Love them well

I’ve shared these truths before. There are worth sharing again.  

This week a dear couple Ron and I have know since college joined a group no parent wants to join. I know. I’m in the group. Bereaved parents. Their beautiful Andrew woke up in the arms of Jesus Friday. 

I have been grieving and praying for Miller and Lissa the past few days. I’ll travel to see them tomorrow. I may not get to talk with them; so many will be at the funeral. But I’ll be there. Praying. 

How can you help? How can you help a grieving family?

Don’t ask for details and don’t post speculation. Ever.

Print off your pictures of their child. Mail them or take them over sometime in the coming months. Yes, the picture may be available on Facebook or Instagram, but the family may not have access to the pages. I had my son’s password, so I had access to his Facebook, not all parents do.

If you know the family well, be there. Listen. Let them talk. Cry with them. Don’t pepper them with questions or offer quick answers. Patiently listen. Remember, any pain you are feeling over this loss is nothing compared to what they are feeling. Please don’t make this about you, your pain, or your grief. 

Don’t offer platitudes and trite sayings like, “He’s watching over you now” or “He would want you to go on with life.” Simply say, “I’m so sorry for what you are going through. I care. I am praying for you and your family.” Then pray.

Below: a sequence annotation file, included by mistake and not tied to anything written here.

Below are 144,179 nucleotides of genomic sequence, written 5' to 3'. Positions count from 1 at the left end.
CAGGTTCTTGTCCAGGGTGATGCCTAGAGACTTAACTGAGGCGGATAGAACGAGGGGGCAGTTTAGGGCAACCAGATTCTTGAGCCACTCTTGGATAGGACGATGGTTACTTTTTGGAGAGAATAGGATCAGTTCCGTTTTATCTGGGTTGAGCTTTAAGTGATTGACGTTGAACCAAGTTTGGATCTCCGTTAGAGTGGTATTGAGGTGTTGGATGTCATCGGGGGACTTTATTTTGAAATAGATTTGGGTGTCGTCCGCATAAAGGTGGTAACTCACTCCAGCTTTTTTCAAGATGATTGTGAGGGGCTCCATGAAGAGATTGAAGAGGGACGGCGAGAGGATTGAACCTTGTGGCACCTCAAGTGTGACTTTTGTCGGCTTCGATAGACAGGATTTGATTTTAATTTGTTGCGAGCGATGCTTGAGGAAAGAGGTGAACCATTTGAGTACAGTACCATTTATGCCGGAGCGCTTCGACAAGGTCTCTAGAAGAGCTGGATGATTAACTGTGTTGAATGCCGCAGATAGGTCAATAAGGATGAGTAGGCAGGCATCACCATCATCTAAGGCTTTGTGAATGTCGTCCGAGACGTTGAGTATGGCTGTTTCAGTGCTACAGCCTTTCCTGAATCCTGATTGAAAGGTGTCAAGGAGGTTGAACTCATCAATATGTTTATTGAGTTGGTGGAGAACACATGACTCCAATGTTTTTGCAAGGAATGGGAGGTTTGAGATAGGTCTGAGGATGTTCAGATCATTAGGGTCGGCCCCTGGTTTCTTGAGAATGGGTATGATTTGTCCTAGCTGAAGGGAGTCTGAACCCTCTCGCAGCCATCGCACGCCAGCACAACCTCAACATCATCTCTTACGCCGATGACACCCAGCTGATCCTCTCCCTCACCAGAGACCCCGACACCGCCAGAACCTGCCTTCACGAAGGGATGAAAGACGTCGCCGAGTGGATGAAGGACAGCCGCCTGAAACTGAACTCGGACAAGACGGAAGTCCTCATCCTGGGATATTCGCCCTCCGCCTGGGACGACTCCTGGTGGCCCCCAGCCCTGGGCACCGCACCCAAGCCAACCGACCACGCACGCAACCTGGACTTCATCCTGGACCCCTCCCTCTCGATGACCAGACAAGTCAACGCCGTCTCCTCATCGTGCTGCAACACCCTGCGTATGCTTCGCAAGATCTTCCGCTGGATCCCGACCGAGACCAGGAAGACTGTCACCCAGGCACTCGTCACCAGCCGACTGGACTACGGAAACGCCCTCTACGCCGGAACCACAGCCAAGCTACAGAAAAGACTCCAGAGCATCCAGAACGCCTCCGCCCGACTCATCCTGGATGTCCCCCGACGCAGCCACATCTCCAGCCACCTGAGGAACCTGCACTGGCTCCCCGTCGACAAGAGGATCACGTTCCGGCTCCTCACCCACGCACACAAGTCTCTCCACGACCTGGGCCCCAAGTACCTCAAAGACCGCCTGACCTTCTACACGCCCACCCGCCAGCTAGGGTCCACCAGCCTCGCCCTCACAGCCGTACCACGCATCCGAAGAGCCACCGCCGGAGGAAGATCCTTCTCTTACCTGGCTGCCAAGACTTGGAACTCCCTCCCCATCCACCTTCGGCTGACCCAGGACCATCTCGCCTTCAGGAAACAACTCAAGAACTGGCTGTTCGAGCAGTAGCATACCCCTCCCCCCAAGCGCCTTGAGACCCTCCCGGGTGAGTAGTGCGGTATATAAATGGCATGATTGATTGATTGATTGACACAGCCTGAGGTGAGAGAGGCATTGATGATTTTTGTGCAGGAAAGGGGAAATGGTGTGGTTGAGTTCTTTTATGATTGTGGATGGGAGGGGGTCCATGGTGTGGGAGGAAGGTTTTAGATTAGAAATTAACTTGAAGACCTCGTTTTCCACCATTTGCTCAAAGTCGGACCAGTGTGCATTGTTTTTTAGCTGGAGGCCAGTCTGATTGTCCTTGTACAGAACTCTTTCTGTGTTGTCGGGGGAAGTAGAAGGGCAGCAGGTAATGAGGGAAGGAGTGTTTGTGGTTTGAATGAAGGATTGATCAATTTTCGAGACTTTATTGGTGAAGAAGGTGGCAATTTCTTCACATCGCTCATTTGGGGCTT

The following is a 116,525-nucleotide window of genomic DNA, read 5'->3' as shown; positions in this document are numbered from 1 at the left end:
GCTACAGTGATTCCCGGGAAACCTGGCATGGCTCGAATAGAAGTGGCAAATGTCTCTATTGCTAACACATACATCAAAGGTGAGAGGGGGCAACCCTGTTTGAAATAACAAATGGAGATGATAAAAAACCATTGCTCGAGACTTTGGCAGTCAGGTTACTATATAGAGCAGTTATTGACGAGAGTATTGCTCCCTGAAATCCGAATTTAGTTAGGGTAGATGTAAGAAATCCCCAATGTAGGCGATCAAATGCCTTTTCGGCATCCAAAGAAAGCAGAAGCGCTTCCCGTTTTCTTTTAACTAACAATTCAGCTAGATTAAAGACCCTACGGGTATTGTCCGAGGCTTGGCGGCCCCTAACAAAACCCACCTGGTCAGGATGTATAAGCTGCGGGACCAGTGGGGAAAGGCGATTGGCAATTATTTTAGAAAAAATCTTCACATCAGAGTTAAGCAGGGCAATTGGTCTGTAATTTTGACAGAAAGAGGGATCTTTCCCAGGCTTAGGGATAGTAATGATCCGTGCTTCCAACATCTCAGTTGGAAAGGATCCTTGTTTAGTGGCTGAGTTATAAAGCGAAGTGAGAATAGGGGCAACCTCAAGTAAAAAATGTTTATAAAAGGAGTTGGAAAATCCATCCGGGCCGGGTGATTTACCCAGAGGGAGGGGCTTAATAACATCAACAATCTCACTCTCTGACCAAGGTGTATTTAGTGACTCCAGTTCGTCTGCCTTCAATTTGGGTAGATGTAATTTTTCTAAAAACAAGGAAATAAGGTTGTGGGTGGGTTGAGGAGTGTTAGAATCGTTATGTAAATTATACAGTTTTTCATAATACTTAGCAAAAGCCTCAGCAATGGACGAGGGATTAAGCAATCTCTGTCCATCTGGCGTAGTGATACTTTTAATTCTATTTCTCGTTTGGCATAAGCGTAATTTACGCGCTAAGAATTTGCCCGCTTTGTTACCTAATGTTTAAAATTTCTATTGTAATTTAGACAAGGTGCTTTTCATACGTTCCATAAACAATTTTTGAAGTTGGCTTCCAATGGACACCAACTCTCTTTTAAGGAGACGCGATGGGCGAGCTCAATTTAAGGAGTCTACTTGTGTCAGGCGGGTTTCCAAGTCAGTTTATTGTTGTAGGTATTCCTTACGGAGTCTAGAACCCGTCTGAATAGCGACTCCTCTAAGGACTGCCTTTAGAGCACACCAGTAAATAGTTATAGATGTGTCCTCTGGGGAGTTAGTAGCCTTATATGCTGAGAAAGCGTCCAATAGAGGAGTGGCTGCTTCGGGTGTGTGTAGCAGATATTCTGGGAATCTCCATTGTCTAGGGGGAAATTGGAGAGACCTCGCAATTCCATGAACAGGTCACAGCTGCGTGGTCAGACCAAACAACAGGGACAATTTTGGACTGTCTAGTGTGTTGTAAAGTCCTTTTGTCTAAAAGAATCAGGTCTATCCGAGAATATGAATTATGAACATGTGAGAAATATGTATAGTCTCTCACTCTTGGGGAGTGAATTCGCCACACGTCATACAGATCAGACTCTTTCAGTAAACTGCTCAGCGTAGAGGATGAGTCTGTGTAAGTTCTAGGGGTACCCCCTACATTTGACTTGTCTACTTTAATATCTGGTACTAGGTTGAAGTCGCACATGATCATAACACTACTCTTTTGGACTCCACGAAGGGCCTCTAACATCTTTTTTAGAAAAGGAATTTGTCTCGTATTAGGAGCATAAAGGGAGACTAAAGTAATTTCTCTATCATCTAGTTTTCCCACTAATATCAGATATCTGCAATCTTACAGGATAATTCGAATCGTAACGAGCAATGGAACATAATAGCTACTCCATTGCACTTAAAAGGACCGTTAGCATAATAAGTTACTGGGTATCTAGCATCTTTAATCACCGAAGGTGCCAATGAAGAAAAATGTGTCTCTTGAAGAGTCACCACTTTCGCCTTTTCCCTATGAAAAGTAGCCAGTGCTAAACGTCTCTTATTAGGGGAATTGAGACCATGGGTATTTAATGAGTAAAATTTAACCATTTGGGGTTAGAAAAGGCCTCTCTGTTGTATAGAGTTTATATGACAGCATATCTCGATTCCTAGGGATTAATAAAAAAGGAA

Pray for peace, hope, and strength. They have lots of decisions to make and a hard road ahead. They will need our prayers. 

Written notes are much better than comments on posts. Comment on a post with kind words, then send a note. If you don’t know the family, send the note by the school office or the funeral home; they will deliver the note. Going through all the comments now will be overwhelming. Written notes can be gone through when the family is able. 

Don’t offer, “Let me know if you need anything.” They don’t know what they need and will be unable to ask; they are in shock and overwhelmed. Offer to bring a meal in a few weeks or, better yet, give them gift cards to area restaurants so they can go out when they are able. Offer to mow the yard, plant mums, or help in other specific ways.

They are overrun with visitors and offers of help now. Don’t forget about them in a few weeks when something else takes over the headlines. They will need help in a few weeks and a few months from now, especially as the numbness wears off. 

Go to the funeral. Be there. It matters. 

Love them well, my friends. In a month or six months or three years, they will still be grieving. On the anniversary of their son’s death, the news may feature it and they will relive it.

Say his name. Andrew Steadley. Say it out loud. It will help his family and his friends heal to know he is loved and remembered. Tell stories. Share memories. 

Love them well. As you have loved us.

Thank you all who love hurting families.

~~~~

You may also want to read What Bereave Parents Want You to Know (but may not say). 

8 thoughts on “Love them well

  1. I just finished What Bereaved Parents Want You to Know. You have given such excellent, specific advise. This is exactly what the newly bereaved parent needs. Why don’t we know these things? Thank you for your ministry.

    Liked by 1 person

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